The Jaffa–Jerusalem railway (also J & J) is a railroad that connected Jaffa and Jerusalem. The line was built in Ottoman Palestine by the French company Société du Chemin de Fer Ottoman de Jaffa à Jérusalem et Prolongements and inaugurated in 1892, after previous attempts by the Jewish philanthropist Moses Montifiore failed. While the first rail track in the Middle East was laid elsewhere, the line is considered to be the first Middle Eastern railway.
The line was originally built at 1 m narrow gauge, later rebuilt to 1.05 m and then to 1.435 m standard gauge. The line was operated by the French, the Ottomans and after World War I, the British. After its closure in 1948, it was re-opened as the Tel Aviv – Jerusalem railway by Israel Railways.
Other articles related to "railway":
... The Jaffa–Jerusalem railway, funded by Chemin de Fer Ottoman de Jaffa à Jérusalem et Prolongements, was the first railway to be built in Palestine. 5 1⁄3 in) to allow through running with the Hejaz Railway and removed the track between Lydda and Jaffa for military use elsewhere ...
... The railway was the largest civil engineering project in the Palestine region at the time, and is considered to be one of the largest such projects completed to this day ... Selah Merrill, in Scribner's Magazine, notes that the real significance of the railway's construction wasn't the 86.5 km of track laid, but the fact that it ... Land value increased dramatically near the route of the railway, even before its completion ...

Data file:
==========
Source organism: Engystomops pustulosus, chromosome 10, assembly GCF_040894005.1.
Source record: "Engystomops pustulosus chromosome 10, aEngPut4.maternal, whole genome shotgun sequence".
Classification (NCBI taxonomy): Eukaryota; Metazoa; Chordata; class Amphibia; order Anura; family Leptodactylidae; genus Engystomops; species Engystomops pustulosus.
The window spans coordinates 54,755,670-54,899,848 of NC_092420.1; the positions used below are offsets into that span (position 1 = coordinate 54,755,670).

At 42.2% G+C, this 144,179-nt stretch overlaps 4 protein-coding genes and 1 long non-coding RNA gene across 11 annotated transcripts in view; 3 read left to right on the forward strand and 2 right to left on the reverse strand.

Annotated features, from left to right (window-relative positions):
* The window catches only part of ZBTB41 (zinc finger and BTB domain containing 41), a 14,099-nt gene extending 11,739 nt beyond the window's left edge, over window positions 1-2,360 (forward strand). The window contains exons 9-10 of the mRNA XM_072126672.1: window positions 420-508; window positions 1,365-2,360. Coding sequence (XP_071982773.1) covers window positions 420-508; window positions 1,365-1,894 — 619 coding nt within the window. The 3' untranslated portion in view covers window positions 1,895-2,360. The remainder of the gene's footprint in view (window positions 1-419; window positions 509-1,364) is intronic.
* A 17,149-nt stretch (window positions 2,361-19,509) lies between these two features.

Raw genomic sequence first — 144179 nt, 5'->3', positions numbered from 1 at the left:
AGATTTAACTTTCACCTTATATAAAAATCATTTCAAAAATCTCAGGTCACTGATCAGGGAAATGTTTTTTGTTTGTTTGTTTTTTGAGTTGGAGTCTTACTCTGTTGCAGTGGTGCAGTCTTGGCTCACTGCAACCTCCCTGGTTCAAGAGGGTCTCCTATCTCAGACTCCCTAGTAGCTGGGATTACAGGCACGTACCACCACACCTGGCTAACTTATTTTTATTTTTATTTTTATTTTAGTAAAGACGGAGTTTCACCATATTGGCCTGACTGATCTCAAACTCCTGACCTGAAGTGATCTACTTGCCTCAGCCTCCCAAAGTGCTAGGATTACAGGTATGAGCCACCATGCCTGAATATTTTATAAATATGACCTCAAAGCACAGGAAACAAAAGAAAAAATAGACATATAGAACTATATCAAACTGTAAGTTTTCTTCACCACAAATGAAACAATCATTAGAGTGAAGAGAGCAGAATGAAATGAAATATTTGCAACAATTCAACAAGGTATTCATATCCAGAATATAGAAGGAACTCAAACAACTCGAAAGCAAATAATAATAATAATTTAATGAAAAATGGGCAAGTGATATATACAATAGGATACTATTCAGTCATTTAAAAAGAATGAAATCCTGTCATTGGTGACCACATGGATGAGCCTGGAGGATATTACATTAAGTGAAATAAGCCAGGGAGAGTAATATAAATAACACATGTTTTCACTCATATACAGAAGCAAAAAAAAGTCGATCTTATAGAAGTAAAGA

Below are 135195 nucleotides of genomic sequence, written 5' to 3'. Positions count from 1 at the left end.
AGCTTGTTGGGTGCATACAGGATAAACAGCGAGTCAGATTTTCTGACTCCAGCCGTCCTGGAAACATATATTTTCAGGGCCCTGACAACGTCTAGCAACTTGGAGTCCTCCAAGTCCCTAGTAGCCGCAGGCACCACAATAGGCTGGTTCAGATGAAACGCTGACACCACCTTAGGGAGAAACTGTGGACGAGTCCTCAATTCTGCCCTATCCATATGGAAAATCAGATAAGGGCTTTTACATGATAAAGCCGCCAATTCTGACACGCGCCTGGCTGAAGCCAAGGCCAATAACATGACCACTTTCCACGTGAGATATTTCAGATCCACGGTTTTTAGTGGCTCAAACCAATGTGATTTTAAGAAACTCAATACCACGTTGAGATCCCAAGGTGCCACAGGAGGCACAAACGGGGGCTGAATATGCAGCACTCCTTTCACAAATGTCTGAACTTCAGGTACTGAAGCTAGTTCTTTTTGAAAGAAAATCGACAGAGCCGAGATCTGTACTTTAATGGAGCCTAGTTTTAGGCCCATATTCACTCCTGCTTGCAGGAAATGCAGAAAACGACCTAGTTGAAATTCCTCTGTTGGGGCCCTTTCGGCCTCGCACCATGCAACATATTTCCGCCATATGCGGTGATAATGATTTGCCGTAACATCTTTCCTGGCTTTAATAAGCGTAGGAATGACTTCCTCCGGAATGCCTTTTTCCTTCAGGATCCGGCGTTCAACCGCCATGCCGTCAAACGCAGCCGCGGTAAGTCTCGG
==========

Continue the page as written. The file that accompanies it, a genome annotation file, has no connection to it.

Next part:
Famous quotes containing the word railway:
“Her personality had an architectonic quality; I think of her when I see some of the great London railway termini, especially St. Pancras, with its soot and turrets, and she overshadowed her own daughters, whom she did not understandmy mother, who liked things to be nice; my dotty aunt. But my mother had not the strength to put even some physical distance between them, let alone keep the old monster at emotional arms length.”
—Angela Carter (19401992)